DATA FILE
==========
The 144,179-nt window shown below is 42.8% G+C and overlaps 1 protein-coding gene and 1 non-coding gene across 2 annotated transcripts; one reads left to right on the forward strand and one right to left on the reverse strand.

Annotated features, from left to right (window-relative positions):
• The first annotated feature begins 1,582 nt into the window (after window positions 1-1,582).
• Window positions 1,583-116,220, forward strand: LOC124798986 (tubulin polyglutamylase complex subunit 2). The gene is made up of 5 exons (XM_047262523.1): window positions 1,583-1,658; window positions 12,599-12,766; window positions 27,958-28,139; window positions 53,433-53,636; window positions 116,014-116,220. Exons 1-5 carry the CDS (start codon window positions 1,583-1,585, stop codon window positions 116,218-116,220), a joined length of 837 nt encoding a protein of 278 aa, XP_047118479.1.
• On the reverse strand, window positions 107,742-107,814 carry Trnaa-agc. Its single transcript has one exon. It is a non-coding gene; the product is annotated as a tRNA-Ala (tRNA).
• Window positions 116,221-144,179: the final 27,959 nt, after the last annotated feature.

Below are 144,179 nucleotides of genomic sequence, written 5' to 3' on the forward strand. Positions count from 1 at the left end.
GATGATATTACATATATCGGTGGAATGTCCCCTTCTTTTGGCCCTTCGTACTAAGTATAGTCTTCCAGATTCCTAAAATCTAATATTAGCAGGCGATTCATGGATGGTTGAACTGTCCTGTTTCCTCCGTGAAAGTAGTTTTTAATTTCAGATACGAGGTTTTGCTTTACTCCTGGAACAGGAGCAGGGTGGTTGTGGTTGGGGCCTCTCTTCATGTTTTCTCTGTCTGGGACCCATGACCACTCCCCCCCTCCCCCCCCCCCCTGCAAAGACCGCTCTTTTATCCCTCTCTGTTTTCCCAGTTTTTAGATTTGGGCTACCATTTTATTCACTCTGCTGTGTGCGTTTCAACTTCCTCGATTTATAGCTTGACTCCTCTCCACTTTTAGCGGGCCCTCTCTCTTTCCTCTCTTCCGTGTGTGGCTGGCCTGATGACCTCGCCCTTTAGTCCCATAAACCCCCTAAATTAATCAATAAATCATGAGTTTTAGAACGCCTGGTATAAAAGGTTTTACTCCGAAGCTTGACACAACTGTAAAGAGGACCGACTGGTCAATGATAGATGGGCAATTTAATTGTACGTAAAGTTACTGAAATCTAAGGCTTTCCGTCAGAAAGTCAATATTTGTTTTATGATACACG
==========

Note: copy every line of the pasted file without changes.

The 144,179-nt window shown below is 42.8% G+C and overlaps 1 protein-coding gene and 1 non-coding gene across 2 annotated transcripts; one reads left to right on the forward strand and one right to left on the reverse strand.

Annotated features, from left to right (window-relative positions):
• The first annotated feature begins 1,582 nt into the window (after window positions 1-1,582).
• Window positions 1,583-116,220, forward strand: LOC124798986 (tubulin polyglutamylase complex subunit 2). The gene is made up of 5 exons (XM_047262523.1): window positions 1,583-1,658; window positions 12,599-12,766; window positions 27,958-28,139; window positions 53,433-53,636; window positions 116,014-116,220. Exons 1-5 carry the CDS (start codon window positions 1,583-1,585, stop codon window positions 116,218-116,220), a joined length of 837 nt encoding a protein of 278 aa, XP_047118479.1.
• On the reverse strand, window positions 107,742-107,814 carry Trnaa-agc. Its single transcript has one exon. It is a non-coding gene; the product is annotated as a tRNA-Ala (tRNA).
• Window positions 116,221-144,179: the final 27,959 nt, after the last annotated feature.

Below are 144,179 nucleotides of genomic sequence, written 5' to 3' on the forward strand. Positions count from 1 at the left end.
GATGATATTACATATATCGGTGGAATGTCCCCTTCTTTTGGCCCTTCGTACTAAGTATAGTCTTCCAGATTCCTAAAATCTAATATTAGCAGGCGATTCATGGATGGTTGAACTGTCCTGTTTCCTCCGTGAAAGTAGTTTTTAATTTCAGATACGAGGTTTTGCTTTACTCCTGGAACAGGAGCAGGGTGGTTGTGGTTGGGGCCTCTCTTCATGTTTTCTCTGTCTGGGACCCATGACCACTCCCCCCCTCCCCCCCCCCCCTGCAAAGACCGCTCTTTTATCCCTCTCTGTTTTCCCAGTTTTTAGATTTGGGCTACCATTTTATTCACTCTGCTGTGTGCGTTTCAACTTCCTCGATTTATAGCTTGACTCCTCTCCACTTTTAGCGGGCCCTCTCTCTTTCCTCTCTTCCGTGTGTGGCTGGCCTGATGACCTCGCCCTTTAGTCCCATAAACCCCCTAAATTAATCAATAAATCATGAGTTTTAGAACGCCTGGTATAAAAGGTTTTACTCCGAAGCTTGACACAACTGTAAAGAGGACCGACTGGTCAATGATAGATGGGCAATTTAATTGTACGTAAAGTTACTGAAATCTAAGGCTTTCCGTCAGAAAGTCAATATTTGTTTTATGATACACG